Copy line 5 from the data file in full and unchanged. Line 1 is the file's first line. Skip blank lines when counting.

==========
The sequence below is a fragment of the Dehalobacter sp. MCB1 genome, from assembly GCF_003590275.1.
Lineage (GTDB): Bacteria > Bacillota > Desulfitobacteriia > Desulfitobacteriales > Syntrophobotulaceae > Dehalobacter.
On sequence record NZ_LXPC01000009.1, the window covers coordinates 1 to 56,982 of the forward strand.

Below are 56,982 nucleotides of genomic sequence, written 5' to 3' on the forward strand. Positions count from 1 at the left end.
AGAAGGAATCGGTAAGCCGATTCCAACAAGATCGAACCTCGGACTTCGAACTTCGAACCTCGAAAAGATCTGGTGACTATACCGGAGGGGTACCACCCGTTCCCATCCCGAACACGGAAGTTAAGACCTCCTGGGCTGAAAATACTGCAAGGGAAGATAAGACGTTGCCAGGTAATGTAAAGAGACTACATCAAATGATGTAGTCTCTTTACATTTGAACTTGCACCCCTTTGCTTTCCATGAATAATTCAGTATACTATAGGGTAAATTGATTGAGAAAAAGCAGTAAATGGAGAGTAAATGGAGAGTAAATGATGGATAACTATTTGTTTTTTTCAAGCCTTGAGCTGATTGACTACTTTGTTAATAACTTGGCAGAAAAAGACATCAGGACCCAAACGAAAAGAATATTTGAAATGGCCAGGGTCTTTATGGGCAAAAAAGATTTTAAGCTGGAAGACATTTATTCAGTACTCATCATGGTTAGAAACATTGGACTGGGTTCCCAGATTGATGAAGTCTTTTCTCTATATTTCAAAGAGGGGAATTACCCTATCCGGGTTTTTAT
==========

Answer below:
AGAAGGAATCGGTAAGCCGATTCCAACAAGATCGAACCTCGGACTTCGAACTTCGAACCTCGAAAAGATCTGGTGACTATACCGGAGGGGTACCACCCGTTCCCATCCCGAACACGGAAGTTAAGACCTCCTGGGCTGAAAATACTGCAAGGGAAGATAAGACGTTGCCAGGTAATGTAAAGAGACTACATCAAATGATGTAGTCTCTTTACATTTGAACTTGCACCCCTTTGCTTTCCATGAATAATTCAGTATACTATAGGGTAAATTGATTGAGAAAAAGCAGTAAATGGAGAGTAAATGGAGAGTAAATGATGGATAACTATTTGTTTTTTTCAAGCCTTGAGCTGATTGACTACTTTGTTAATAACTTGGCAGAAAAAGACATCAGGACCCAAACGAAAAGAATATTTGAAATGGCCAGGGTCTTTATGGGCAAAAAAGATTTTAAGCTGGAAGACATTTATTCAGTACTCATCATGGTTAGAAACATTGGACTGGGTTCCCAGATTGATGAAGTCTTTTCTCTATATTTCAAAGAGGGGAATTACCCTATCCGGGTTTTTAT